News Center

Hendrix College Senior Receives Thomas J. Watson Fellowship

WatsonFellow_SavannahWiegel_web.jpgCONWAY, Ark. (March 18, 2021) — Hendrix College student Savannah Wiegel ’21, a biochemistry/molecular biology major from London, Arkansas, has been announced as a member of the 53rd class of Thomas J. Watson Fellows.

The Watson Fellowship is a one-year grant for purposeful, independent study outside the United States, awarded to graduating seniors nominated by one of 41 partner colleges. Wiegel is the 38th Hendrix student to receive a Watson Fellowship. (See the full list

Wiegel’s project, “Healing Words: Building Community Health through Narrative Medicine” will take her to Ireland, Switzerland, Japan, Guatemala, and Argentina, where she will explore the intersection of storytelling and medicine to inform public health initiatives. 

“I would like to build stronger, sustainable systems of community health that promote personal, empowering conversations about health of the mind and body, and I want to thank the Watson Foundation for their support in pursuing my dream,” she said. “And I’m so thankful for my friends, professors, and peers who supported me throughout my four years at Hendrix and during this application process.”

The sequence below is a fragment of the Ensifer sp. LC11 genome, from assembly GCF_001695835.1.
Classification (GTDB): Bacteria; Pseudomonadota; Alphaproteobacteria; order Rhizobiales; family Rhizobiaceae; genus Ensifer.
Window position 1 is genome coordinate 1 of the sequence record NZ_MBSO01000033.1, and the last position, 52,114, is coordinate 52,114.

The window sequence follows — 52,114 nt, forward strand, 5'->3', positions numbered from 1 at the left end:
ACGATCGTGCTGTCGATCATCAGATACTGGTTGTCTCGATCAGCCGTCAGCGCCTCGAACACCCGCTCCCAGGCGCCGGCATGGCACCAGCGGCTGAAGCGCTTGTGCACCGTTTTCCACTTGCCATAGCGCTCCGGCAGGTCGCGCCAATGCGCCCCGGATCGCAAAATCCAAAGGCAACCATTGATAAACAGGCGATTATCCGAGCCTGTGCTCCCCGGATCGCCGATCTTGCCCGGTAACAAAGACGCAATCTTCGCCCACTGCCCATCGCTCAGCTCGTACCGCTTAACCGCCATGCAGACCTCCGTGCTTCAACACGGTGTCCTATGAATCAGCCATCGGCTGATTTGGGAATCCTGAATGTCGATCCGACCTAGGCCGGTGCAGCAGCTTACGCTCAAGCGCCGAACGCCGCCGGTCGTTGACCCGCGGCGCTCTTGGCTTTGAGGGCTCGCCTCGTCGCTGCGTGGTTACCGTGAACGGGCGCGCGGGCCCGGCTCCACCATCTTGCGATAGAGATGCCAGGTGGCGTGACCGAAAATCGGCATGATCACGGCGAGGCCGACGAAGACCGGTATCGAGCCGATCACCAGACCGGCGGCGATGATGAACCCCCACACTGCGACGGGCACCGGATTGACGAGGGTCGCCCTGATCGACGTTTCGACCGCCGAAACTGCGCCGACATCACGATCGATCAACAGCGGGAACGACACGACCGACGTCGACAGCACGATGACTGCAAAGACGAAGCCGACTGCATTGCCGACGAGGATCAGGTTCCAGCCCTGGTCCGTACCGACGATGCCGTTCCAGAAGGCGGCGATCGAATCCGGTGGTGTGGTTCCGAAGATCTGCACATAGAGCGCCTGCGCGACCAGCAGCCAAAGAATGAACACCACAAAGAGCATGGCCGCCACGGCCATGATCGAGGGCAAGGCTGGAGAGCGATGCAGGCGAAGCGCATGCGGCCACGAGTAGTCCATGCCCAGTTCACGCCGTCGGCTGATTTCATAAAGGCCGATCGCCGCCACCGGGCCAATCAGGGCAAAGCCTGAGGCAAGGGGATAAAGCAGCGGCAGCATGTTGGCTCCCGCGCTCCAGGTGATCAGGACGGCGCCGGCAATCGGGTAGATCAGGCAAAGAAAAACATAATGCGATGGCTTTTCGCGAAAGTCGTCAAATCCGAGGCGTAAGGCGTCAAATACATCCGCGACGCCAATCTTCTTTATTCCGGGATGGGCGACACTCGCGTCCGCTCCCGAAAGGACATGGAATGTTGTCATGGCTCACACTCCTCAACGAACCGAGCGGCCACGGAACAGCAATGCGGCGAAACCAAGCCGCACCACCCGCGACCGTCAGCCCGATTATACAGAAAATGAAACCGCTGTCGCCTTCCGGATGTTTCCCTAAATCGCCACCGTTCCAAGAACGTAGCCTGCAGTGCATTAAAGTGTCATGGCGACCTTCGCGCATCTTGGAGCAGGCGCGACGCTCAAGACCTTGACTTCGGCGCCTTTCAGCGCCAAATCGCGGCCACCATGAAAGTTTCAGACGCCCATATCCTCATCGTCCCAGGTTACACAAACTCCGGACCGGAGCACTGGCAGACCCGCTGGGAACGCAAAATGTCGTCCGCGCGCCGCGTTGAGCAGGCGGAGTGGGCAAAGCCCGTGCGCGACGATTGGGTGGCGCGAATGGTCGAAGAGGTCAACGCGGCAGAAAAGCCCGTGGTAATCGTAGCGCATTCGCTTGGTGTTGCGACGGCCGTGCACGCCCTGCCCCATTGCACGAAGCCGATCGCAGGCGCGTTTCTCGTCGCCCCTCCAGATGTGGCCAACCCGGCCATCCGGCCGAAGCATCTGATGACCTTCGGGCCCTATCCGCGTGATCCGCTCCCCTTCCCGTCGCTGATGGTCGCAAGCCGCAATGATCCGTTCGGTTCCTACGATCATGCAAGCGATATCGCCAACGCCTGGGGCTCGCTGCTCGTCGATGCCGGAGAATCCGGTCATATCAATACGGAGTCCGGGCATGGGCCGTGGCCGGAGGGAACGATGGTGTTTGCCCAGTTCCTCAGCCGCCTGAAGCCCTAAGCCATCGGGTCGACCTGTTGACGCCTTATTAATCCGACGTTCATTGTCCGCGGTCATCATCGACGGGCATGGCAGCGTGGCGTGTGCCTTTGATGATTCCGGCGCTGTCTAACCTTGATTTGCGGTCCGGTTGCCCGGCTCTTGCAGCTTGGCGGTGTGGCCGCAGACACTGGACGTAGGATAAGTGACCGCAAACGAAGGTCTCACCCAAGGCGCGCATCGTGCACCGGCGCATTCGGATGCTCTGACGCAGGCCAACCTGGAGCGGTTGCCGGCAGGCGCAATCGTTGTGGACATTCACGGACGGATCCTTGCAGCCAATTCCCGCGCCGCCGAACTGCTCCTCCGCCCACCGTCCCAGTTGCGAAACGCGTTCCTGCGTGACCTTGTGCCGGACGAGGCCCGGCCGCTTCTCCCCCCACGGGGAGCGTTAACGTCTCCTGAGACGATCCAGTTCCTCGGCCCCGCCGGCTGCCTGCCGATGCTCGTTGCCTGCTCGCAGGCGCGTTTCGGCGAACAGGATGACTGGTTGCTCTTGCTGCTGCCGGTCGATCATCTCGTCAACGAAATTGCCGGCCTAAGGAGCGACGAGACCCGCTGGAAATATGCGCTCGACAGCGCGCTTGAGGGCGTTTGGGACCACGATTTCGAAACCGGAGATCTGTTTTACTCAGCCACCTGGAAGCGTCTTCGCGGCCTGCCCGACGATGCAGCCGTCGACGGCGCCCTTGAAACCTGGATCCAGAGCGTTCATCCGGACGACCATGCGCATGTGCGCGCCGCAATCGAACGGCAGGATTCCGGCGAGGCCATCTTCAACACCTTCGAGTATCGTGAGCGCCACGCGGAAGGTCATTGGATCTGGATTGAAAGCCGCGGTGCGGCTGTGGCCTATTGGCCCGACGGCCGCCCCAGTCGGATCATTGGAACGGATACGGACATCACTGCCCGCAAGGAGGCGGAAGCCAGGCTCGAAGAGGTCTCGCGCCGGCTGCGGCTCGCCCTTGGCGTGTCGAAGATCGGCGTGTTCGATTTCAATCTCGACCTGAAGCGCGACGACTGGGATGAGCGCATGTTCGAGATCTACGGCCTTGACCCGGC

Wiegel became interested in the Watson Fellowship during her very first Odyssey project at Hendrix, which also was one of her first exposures to public health. She heard about the Watson Fellowship from Hendrix nominee Kaersti McLellan ’19, while they both participated in the group Odyssey project “Exploring Aspects of the Nicaraguan Healthcare System.” Their experience included traveling to Nicaragua to learn about how kidney transplants are conducted there. “Being in that global setting helped me realize my dream to become a Watson Fellow,” she said.

Since that time, Wiegel says her involvement with the Narrative Medicine group on campus, her pursuits as a Murphy Scholar in Literature and Language, Spanish classes and Spanish-speaking Odyssey opportunities, and the investment in science communication opportunities at Hendrix helped her bring her Watson Fellowship project proposal to life.